Alliance San Diego is an organization founded out of discontent. The discontent of knowing that the promise of this country — that all people are endowed with the inalienable right to life, liberty, and the pursuit of happiness — is impeded by the structural inequities and systemic racism that have marred this country from the beginning and are on full display today.
At Alliance San Diego, we envision a better future and are working towards it. A future where all people can achieve their full potential in an environment of harmony, safety, equality and justice. To get there, we are empowering diverse communities (and especially communities of color) to engage effectively in the civic process. Together we are raising our voices and taking action to affirm Black lives and protect other lives in danger.
I'll be honest, these last few months have been difficult enough with a global pandemic and economic crisis, but last week really hit many of us hard, with new atrocities reminding us of old ones, some still unresolved. Hope feels more tenuous, but it's still there.
May 31st marked the 10th anniversary of the death of Anastasio Hernandez Rojas, a longtime resident of San Diego who was brutally killed by border agents in 2010. The similarities between Anastasio's killing and George Floyd's killing are striking. Both were stopped by law enforcement, forced to lay face-down, prone on the ground, with an officer placing his weight on top of them, suffocating them, while they fought for air and cried for help, all while other officers stood by and did nothing as they took their last breath.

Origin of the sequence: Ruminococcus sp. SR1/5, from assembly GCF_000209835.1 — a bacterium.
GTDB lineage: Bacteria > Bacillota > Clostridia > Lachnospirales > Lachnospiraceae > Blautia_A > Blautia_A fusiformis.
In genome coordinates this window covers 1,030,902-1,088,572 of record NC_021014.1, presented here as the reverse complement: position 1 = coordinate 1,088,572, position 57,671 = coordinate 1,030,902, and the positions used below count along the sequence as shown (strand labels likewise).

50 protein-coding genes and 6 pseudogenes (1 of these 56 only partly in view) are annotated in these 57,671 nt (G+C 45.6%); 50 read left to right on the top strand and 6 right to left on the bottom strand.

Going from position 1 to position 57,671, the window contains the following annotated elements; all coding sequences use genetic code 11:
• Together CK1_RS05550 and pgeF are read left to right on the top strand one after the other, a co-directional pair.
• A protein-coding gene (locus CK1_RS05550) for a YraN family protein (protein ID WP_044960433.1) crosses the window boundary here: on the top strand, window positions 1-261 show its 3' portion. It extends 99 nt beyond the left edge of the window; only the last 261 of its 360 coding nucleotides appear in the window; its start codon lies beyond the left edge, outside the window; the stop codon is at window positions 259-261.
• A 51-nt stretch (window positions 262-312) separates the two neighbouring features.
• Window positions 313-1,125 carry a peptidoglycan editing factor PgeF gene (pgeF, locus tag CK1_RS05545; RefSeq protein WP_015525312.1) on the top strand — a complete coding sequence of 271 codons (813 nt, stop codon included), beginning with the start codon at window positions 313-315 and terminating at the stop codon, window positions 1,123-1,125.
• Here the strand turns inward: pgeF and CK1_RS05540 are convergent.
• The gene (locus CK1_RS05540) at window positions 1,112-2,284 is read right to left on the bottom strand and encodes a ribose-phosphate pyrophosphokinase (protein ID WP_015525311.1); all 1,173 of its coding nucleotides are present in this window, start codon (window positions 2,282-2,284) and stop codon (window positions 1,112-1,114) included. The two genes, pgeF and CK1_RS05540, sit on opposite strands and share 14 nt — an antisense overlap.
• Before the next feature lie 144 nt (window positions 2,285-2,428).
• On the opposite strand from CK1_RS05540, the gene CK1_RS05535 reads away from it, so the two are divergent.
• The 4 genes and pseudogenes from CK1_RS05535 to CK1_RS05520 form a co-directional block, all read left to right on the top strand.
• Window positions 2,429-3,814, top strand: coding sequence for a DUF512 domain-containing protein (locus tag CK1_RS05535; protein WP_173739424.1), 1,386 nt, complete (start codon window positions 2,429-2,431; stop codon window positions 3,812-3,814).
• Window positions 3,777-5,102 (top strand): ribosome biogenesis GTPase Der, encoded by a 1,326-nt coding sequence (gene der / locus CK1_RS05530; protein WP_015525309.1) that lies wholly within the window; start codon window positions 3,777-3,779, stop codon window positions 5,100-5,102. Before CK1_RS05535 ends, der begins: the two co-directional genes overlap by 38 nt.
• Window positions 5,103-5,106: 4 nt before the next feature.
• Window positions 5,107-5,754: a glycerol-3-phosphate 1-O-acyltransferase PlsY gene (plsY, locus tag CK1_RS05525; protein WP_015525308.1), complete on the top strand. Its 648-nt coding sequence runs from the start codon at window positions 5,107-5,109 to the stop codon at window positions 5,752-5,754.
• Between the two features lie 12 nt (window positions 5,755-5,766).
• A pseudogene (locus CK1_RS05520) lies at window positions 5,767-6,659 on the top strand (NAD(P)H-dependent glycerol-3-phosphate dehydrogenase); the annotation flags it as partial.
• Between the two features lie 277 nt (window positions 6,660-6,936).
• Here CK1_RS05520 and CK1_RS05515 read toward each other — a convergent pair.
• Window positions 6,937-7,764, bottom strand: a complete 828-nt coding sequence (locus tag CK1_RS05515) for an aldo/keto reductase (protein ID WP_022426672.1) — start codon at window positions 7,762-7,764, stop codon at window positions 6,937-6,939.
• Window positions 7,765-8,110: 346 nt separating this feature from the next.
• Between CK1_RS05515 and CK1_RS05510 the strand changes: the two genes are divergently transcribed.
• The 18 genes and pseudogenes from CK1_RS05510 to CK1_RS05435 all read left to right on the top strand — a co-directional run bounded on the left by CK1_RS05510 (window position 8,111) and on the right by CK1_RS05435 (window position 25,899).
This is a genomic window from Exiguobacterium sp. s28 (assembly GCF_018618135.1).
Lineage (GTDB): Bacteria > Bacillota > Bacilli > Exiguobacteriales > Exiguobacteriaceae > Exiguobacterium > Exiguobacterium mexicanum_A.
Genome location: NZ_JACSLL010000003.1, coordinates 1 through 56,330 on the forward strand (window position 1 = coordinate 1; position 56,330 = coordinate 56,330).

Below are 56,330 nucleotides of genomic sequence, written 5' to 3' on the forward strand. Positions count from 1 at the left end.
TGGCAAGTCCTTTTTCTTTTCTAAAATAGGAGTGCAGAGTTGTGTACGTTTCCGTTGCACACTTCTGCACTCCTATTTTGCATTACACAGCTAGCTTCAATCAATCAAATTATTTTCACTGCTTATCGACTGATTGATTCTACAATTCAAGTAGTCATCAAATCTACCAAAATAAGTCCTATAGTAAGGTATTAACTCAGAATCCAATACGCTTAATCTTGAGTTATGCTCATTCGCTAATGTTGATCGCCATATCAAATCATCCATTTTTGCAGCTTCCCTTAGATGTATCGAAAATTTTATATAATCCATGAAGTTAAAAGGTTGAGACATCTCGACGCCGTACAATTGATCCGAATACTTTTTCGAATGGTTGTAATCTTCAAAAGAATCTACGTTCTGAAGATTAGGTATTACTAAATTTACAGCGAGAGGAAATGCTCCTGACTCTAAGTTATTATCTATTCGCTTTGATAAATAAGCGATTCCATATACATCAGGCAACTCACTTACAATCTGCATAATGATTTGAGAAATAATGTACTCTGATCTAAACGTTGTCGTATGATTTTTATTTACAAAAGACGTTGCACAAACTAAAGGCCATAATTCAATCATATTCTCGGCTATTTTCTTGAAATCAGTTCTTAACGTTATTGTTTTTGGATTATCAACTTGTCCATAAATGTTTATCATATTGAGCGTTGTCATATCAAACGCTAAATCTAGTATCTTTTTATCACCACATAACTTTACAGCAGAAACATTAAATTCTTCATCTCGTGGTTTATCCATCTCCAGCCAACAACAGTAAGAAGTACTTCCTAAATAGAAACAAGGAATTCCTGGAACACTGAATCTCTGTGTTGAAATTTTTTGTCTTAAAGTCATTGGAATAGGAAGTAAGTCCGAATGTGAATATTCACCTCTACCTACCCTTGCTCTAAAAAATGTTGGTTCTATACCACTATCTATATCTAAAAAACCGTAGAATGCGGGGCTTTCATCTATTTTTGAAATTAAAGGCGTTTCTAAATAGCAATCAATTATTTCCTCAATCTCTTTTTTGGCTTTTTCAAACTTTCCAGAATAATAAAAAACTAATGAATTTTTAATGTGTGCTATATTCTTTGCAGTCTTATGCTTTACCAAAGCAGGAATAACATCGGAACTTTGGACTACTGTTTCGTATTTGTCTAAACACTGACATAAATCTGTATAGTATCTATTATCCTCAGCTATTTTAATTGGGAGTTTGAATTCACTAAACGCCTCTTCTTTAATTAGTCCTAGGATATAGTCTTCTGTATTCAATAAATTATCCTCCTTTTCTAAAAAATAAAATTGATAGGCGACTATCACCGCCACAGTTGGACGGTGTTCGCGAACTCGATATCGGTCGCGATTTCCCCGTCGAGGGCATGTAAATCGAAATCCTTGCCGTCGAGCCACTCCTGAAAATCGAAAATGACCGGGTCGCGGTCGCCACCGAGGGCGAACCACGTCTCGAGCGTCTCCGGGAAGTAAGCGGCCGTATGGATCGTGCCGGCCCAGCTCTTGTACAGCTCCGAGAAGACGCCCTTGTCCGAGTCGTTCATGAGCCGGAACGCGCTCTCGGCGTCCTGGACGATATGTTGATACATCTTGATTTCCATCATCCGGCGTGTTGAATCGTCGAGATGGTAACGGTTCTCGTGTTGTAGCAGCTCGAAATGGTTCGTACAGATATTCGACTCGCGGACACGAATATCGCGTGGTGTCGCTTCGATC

In both cases, it took bystander video and public outrage for the justice system to take any action towards accountability. In the case of Anastasio, that ultimately led to an FBI investigation that went nowhere — no prosecution and no admonishment of the people involved. The agents not only kept their jobs, but were promoted to the highest levels of government. That is why Alliance San Diego, in partnership with UC Berkeley's International Human Rights Law Clinic, are now representing the family before the Inter American Commission on Human Rights, an international tribunal, charging that the system of justice in the United States has failed. It failed Anastasio, just as it failed so many others.
I hope the outcome in George's case is different, but I know the odds. They're not good. For centuries, our government has given law enforcement officials a pass, deeming the killing of black and brown men (and women) "reasonable." But there is nothing reasonable about it. Until and unless we build the power together to enforce police accountability and change the standard for use of force to the international human rights standard of "necessary and proportionate," communities of color will be at risk, subject to the historic white-normed standard of reasonableness. California took a big step last year to change the standard to "necessary," but the legislature, under pressure from law enforcement, was not willing to go all the way to include "proportionate." We must press for the full standard and press for full accountability.
Will we hold our breath in this moment only to lose it in a return to a suffocating past or will we exhale into a new and better future where all of us can truly breathe. Breathe freedom, breathe opportunity, breathe justice. It will be up to all of us to set the course.
Alliance San Diego stands ready to shape a better future. We thank you for standing with us at this critical juncture in the fight for our lives.